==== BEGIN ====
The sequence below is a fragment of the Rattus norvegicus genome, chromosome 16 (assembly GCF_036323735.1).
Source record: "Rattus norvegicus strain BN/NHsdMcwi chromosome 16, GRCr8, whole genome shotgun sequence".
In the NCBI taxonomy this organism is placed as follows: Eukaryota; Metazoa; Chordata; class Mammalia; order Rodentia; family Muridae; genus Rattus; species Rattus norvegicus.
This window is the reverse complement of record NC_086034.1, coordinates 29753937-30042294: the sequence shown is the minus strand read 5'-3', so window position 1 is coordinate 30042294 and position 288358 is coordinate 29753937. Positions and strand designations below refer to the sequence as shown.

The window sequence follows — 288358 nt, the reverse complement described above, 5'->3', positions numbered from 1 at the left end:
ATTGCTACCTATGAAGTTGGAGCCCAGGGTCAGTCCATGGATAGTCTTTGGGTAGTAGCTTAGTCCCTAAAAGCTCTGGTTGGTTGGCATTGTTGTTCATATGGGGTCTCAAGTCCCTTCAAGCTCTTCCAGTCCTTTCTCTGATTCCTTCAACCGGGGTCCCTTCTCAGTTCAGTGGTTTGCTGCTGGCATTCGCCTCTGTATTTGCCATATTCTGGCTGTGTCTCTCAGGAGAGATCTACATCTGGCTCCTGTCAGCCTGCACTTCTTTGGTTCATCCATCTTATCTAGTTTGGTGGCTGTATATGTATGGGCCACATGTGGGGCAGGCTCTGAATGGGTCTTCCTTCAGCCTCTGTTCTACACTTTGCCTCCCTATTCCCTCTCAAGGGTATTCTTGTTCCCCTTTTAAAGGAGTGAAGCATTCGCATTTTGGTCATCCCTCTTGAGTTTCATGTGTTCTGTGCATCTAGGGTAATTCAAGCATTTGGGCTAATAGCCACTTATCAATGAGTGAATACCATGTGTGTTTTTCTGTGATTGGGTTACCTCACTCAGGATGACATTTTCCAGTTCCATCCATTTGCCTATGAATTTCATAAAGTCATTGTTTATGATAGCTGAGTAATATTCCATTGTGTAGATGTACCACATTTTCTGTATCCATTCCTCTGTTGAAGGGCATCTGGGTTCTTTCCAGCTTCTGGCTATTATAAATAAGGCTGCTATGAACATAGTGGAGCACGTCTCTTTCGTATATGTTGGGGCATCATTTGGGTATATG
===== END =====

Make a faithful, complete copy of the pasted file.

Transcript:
The sequence below is a fragment of the Rattus norvegicus genome, chromosome 16 (assembly GCF_036323735.1).
Source record: "Rattus norvegicus strain BN/NHsdMcwi chromosome 16, GRCr8, whole genome shotgun sequence".
In the NCBI taxonomy this organism is placed as follows: Eukaryota; Metazoa; Chordata; class Mammalia; order Rodentia; family Muridae; genus Rattus; species Rattus norvegicus.
This window is the reverse complement of record NC_086034.1, coordinates 29753937-30042294: the sequence shown is the minus strand read 5'-3', so window position 1 is coordinate 30042294 and position 288358 is coordinate 29753937. Positions and strand designations below refer to the sequence as shown.

The window sequence follows — 288358 nt, the reverse complement described above, 5'->3', positions numbered from 1 at the left end:
ATTGCTACCTATGAAGTTGGAGCCCAGGGTCAGTCCATGGATAGTCTTTGGGTAGTAGCTTAGTCCCTAAAAGCTCTGGTTGGTTGGCATTGTTGTTCATATGGGGTCTCAAGTCCCTTCAAGCTCTTCCAGTCCTTTCTCTGATTCCTTCAACCGGGGTCCCTTCTCAGTTCAGTGGTTTGCTGCTGGCATTCGCCTCTGTATTTGCCATATTCTGGCTGTGTCTCTCAGGAGAGATCTACATCTGGCTCCTGTCAGCCTGCACTTCTTTGGTTCATCCATCTTATCTAGTTTGGTGGCTGTATATGTATGGGCCACATGTGGGGCAGGCTCTGAATGGGTCTTCCTTCAGCCTCTGTTCTACACTTTGCCTCCCTATTCCCTCTCAAGGGTATTCTTGTTCCCCTTTTAAAGGAGTGAAGCATTCGCATTTTGGTCATCCCTCTTGAGTTTCATGTGTTCTGTGCATCTAGGGTAATTCAAGCATTTGGGCTAATAGCCACTTATCAATGAGTGAATACCATGTGTGTTTTTCTGTGATTGGGTTACCTCACTCAGGATGACATTTTCCAGTTCCATCCATTTGCCTATGAATTTCATAAAGTCATTGTTTATGATAGCTGAGTAATATTCCATTGTGTAGATGTACCACATTTTCTGTATCCATTCCTCTGTTGAAGGGCATCTGGGTTCTTTCCAGCTTCTGGCTATTATAAATAAGGCTGCTATGAACATAGTGGAGCACGTCTCTTTCGTATATGTTGGGGCATCATTTGGGTATATG